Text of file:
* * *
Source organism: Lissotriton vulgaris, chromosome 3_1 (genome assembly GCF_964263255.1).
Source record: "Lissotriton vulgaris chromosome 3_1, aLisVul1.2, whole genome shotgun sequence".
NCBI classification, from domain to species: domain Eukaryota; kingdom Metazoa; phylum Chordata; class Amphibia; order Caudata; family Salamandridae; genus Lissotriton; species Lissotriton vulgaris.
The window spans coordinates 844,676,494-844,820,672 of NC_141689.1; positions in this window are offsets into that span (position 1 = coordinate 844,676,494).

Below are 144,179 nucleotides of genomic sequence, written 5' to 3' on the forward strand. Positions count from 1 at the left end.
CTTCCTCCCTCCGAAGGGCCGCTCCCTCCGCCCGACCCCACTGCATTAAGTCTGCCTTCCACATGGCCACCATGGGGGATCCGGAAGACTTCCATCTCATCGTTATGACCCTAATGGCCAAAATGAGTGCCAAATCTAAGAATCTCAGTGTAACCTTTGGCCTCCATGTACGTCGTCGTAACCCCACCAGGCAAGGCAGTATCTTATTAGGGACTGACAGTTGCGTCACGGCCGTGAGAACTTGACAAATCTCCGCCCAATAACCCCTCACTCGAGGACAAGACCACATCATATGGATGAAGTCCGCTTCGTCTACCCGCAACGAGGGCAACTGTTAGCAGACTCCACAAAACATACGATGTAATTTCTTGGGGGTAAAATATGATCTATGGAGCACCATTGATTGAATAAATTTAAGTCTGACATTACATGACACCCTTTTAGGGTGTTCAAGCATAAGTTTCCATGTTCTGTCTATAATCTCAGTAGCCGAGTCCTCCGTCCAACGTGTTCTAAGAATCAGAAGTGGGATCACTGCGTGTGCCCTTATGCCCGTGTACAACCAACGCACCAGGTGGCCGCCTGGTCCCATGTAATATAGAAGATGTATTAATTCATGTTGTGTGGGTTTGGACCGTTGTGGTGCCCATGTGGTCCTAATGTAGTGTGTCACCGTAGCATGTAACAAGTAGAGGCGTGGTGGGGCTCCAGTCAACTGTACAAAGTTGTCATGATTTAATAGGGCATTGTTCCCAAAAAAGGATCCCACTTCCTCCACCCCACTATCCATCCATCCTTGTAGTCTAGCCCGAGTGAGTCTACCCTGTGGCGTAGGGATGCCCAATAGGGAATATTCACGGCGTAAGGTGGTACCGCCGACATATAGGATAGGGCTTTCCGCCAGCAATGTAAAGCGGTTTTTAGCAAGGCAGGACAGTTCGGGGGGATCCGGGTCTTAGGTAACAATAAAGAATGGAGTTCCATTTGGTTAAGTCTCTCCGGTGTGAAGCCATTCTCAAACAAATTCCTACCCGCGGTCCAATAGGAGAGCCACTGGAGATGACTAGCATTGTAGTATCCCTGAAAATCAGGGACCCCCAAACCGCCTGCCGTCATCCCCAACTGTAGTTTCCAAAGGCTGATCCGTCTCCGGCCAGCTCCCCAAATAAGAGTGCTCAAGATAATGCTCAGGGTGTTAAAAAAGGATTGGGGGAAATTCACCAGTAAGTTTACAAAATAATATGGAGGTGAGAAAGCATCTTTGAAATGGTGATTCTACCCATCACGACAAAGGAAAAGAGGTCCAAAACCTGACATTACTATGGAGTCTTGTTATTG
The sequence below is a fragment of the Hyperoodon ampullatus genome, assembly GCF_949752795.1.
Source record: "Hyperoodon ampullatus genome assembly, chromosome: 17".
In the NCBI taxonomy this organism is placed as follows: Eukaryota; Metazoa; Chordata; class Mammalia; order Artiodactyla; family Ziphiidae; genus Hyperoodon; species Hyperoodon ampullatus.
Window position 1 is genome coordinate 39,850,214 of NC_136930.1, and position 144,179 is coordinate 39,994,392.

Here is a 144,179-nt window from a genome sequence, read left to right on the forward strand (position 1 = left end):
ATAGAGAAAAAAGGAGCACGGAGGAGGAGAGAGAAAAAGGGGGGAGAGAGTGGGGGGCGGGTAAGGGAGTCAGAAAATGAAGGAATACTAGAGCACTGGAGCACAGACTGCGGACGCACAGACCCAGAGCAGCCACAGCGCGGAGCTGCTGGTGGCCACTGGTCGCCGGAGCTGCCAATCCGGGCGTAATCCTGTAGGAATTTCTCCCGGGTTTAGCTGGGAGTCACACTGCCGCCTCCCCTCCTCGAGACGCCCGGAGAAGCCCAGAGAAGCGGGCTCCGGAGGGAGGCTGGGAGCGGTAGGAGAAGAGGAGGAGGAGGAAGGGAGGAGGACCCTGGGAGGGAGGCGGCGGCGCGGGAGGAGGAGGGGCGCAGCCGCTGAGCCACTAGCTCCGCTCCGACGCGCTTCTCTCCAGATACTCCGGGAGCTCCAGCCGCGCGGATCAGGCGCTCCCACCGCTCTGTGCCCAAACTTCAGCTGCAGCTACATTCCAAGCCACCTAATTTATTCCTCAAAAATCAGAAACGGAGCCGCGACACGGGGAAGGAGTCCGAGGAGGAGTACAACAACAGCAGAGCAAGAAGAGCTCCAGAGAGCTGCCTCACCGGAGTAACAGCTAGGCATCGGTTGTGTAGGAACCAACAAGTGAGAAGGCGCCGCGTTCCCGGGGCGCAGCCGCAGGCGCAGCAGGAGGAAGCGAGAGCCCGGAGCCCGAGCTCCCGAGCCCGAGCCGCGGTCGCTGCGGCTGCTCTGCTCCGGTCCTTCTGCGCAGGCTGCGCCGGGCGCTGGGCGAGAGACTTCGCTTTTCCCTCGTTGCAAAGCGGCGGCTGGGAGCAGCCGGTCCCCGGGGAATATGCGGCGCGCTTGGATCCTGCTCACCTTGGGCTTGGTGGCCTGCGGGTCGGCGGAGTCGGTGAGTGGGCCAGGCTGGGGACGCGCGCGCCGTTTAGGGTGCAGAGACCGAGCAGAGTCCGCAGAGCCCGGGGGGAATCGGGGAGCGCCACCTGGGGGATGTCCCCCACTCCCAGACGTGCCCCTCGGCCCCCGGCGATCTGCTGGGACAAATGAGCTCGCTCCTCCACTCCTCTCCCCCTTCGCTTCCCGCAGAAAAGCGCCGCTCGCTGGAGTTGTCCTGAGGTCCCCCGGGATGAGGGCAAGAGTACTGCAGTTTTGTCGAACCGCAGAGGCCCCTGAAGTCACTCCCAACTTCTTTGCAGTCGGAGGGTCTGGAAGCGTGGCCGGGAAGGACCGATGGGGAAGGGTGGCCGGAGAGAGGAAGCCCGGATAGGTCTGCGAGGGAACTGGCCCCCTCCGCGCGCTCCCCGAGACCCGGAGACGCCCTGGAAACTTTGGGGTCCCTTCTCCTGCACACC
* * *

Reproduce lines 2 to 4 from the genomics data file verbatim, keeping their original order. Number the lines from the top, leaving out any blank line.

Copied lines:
Source record: "Lissotriton vulgaris chromosome 3_1, aLisVul1.2, whole genome shotgun sequence".
NCBI classification, from domain to species: domain Eukaryota; kingdom Metazoa; phylum Chordata; class Amphibia; order Caudata; family Salamandridae; genus Lissotriton; species Lissotriton vulgaris.
The window spans coordinates 844,676,494-844,820,672 of NC_141689.1; positions in this window are offsets into that span (position 1 = coordinate 844,676,494).